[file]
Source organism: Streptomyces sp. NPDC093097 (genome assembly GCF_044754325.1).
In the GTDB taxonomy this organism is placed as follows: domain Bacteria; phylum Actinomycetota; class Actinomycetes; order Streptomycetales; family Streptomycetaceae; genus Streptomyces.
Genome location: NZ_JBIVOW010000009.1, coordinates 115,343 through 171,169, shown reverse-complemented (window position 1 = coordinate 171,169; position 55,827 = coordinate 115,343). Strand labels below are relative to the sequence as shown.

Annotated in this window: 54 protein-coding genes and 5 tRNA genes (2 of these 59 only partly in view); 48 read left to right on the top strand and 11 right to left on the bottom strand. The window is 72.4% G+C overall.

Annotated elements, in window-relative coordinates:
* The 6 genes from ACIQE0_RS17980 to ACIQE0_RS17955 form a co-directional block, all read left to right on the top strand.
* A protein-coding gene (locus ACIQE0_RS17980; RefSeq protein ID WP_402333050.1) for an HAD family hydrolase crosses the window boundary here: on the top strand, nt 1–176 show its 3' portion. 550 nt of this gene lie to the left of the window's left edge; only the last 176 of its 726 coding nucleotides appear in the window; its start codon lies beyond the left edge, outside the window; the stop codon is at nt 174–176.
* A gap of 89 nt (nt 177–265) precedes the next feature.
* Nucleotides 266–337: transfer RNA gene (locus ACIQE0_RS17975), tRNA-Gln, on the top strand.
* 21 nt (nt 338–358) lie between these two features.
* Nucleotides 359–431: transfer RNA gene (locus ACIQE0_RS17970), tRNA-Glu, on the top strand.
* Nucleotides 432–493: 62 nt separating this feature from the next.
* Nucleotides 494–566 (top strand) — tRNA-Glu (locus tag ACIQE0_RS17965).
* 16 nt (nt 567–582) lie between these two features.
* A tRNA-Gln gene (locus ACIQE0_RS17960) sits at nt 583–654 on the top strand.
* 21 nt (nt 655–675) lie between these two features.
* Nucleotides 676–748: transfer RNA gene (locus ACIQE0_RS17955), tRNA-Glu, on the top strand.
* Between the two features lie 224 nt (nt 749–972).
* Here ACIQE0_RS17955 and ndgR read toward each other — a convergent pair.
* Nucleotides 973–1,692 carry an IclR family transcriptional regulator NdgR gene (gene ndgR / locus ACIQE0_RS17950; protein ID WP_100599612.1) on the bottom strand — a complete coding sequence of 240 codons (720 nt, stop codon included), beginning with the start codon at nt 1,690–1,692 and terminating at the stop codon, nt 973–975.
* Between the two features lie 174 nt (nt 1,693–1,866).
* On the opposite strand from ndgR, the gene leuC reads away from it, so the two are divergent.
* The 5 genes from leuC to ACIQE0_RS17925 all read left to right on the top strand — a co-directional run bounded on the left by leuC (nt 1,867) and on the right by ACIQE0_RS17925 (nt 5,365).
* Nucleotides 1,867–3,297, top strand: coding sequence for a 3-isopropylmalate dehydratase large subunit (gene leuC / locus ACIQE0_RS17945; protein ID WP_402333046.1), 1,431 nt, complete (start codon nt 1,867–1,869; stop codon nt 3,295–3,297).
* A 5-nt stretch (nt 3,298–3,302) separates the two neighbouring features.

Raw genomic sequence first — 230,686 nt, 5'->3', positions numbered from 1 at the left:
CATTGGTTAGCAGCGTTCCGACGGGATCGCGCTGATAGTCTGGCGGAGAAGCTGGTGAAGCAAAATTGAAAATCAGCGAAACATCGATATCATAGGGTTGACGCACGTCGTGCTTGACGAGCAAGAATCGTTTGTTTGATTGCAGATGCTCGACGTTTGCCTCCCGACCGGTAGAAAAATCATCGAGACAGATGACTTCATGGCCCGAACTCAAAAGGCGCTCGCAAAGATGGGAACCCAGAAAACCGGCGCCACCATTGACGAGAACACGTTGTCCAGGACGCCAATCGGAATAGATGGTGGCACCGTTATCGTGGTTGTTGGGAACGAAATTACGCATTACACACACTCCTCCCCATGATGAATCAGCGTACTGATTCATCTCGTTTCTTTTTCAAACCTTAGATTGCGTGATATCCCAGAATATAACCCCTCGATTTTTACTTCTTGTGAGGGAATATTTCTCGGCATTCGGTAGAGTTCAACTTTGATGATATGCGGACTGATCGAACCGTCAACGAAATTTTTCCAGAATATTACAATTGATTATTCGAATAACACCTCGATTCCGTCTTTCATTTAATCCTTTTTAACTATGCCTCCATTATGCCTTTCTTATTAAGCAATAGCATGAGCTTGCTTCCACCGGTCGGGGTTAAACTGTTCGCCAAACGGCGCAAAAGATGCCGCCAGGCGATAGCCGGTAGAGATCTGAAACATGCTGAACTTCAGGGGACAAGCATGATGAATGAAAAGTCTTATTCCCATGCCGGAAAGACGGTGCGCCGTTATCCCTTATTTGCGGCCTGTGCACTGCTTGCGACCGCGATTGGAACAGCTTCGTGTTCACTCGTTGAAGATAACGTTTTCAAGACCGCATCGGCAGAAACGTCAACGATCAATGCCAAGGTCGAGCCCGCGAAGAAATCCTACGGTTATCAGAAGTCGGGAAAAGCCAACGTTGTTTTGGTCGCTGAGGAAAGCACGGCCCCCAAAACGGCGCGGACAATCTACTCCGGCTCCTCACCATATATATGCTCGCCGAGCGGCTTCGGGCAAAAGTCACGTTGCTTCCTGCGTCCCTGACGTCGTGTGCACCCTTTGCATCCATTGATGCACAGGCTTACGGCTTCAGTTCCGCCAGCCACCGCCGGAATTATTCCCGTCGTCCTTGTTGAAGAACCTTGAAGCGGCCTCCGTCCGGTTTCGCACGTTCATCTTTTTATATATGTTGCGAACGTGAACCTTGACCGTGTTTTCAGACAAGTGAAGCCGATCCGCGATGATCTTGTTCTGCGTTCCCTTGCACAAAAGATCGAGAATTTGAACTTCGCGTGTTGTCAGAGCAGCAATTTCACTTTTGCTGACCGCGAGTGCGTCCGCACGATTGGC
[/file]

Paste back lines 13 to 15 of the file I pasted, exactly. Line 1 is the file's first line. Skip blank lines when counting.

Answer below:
* Nucleotides 494–566 (top strand) — tRNA-Glu (locus tag ACIQE0_RS17965).
* 16 nt (nt 567–582) lie between these two features.
* A tRNA-Gln gene (locus ACIQE0_RS17960) sits at nt 583–654 on the top strand.